Throughout the barns, the prestige of the green jackets is widely recognized. National Junior Angus Board (NJAB) members serve as mentors, friends and the next generation of leaders for the Angus breed. During the 2017 National Junior Angus Show (NJAS), hosted July 9-15 in Des Moines, Iowa, six new junior leaders were elected by their peers to serve on the NJAB.
“Serving on the National Junior Angus Association Board of Directors is something I have dreamed about my whole life,” says Jera Pipkin, Republic, Mo., newly elected NJAB director.
Joining Pipkin on the 2017-2018 NJAB are: Dawson Dal Porto, Oakley, Calif.; Hayley DeHaan, McMinnville, Ore.; Brody Fitzgerald, West Grove, Pa.; Sydnee Gerken, Cashion, Okla.; and Madison Sundsbak, Des Lacs, N.D.
Board members serve a two-year term and travel across the country to various events, promoting the Angus breed and helping young people succeed in the industry’s premier junior organization. Their first official activity is the Leaders Engaged in Angus Development (LEAD) conference in Raleigh, N.C., Aug. 3-6.
“This opportunity will allow me to show others how Angus can change your life, just like it did mine,” Pipkin says. “I wouldn’t be the person I am without the NJAA, and this is only a small step in what I owe to give back this association. I am extremely blessed, humbled and honored for this opportunity to serve.”
In addition to the new board members being elected, members serving for their second year on the NJAB were elected to officer positions.
Named as chairman was Madison Butler, Vincennes, Ind.; vice-chairman, Will Pohlman, Prairie Grove, Ark.; membership director, Michaela Clowser, Milford, Neb.; communications director, Catie Hope, Berryville, Va.; Foundation director, Corbin Cowles, Rockfield, Ky.; and leadership director, Jordyn Wagner, Billings, Mont.
Get-to-know the New NJAB
Dal Porto says the NJAA sets itself apart because of the passion its members share for the Angus industry. Starting his sophomore year at Hutchinson Community College, where he is studying agricultural communications and is a member of the livestock judging team, Dal Porto plans to become an agricultural pharmaceuticals salesman in the future.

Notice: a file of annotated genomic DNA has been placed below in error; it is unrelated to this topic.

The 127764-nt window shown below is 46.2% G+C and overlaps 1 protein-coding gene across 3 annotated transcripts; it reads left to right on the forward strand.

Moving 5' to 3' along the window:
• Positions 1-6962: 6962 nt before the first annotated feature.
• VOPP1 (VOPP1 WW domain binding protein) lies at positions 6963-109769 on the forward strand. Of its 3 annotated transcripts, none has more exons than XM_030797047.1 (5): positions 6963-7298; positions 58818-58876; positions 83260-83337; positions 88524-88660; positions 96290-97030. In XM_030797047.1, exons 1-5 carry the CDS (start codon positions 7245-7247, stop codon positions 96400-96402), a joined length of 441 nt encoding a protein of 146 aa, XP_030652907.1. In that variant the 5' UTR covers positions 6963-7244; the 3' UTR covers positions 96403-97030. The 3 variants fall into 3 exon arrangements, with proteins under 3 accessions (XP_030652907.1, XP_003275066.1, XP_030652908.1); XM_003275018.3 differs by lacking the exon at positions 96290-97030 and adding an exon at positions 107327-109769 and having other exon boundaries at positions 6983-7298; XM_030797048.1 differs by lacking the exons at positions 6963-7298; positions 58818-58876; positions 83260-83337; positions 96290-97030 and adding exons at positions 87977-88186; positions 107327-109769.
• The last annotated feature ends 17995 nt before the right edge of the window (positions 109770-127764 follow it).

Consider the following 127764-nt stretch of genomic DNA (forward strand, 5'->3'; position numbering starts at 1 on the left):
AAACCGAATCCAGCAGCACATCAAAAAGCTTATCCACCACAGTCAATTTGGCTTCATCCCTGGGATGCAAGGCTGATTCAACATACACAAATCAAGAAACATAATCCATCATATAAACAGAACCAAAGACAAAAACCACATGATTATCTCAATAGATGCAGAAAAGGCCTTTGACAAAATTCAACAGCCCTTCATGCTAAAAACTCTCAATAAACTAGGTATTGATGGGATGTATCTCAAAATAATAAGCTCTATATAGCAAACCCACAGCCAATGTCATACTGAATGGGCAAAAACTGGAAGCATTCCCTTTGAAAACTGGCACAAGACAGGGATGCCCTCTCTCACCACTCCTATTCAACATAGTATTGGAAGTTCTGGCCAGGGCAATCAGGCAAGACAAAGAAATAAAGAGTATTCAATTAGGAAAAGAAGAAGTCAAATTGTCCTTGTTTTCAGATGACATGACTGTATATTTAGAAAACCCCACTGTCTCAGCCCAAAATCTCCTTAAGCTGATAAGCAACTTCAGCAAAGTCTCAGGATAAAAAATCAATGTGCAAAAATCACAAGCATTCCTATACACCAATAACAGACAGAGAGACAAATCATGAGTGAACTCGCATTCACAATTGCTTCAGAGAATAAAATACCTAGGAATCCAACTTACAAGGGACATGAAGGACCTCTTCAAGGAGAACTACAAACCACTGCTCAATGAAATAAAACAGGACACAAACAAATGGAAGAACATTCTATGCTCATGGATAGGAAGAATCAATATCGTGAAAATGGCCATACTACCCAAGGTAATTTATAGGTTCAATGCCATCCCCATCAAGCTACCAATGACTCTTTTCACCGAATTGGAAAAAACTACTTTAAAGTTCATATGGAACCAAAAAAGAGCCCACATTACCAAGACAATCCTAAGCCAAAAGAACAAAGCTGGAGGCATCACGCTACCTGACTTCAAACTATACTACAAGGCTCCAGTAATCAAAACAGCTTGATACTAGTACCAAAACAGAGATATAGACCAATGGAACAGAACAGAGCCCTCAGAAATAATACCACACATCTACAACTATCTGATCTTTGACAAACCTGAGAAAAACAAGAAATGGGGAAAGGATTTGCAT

DeHaan purchased her first Angus female seven years ago. She hopes to live up to everything the green coat symbolizes by exemplifying dedication, passion and inspiration during her two years on the board. Entering her sophomore year at Purdue University, she is majoring in agricultural sales and marketing, and plans on adding agricultural communications as a dual degree.
Fitzgerald says the NJAA is unique because it offers so many events for its juniors. Currently, he is an Oklahoma State Cowboy studying agribusiness with a minor in marketing. He wants to pursue a career in foreign trade, particularly focusing on agricultural commodities.
Gerken believes what sets the NJAA apart is the family environment between its members. Currently, she is on the livestock judging team at Butler Community College and is pursuing a degree in animal science with hopes of being a feedlot nutritionist.
Pipkin is pursuing a degree in agricultural communications and animal science with a minor in agricultural business from Oklahoma State University. Since her family started in the Angus business in 1933, Pipkin has Angus cattle in her blood. She’s a fifth-generation Angus breeder and hopes to one day manage their family Angus operation, as well as have her own agricultural marketing firm.
Sundsbak says being elected to the NJAB is a dream come true. She is the current North Dakota Angus Queen and the North Dakota Junior Angus Association’s president. As a student at South Dakota State University, she is studying agricultural education with a minor in agriculture business and a certificate in agricultural and environmental law. She hopes to make a difference in student’s lives by pursuing a degree in teaching.
As the new six join the board, the old six also say goodbye to the NJAA and will retire in August at the LEAD conference. Those who ended their terms on the board are: Macy Perry, Prather, Calif.; Reese Tuckwiller, Lewisburg, W.Va.; Gabrielle Lemenager, Clifton, Ill.; Braden Henricks, Anadarko, Okla.; Tim Mardesen, Oxford, Iowa; and Katelyn Corsentino, Denham Springs, La.
The 2017 NJAS in Des Moines, Iowa, was a record breaker for the Angus breed. More than 1,260 head of Angus cattle were shown — the largest number since the last record was set 10 years ago.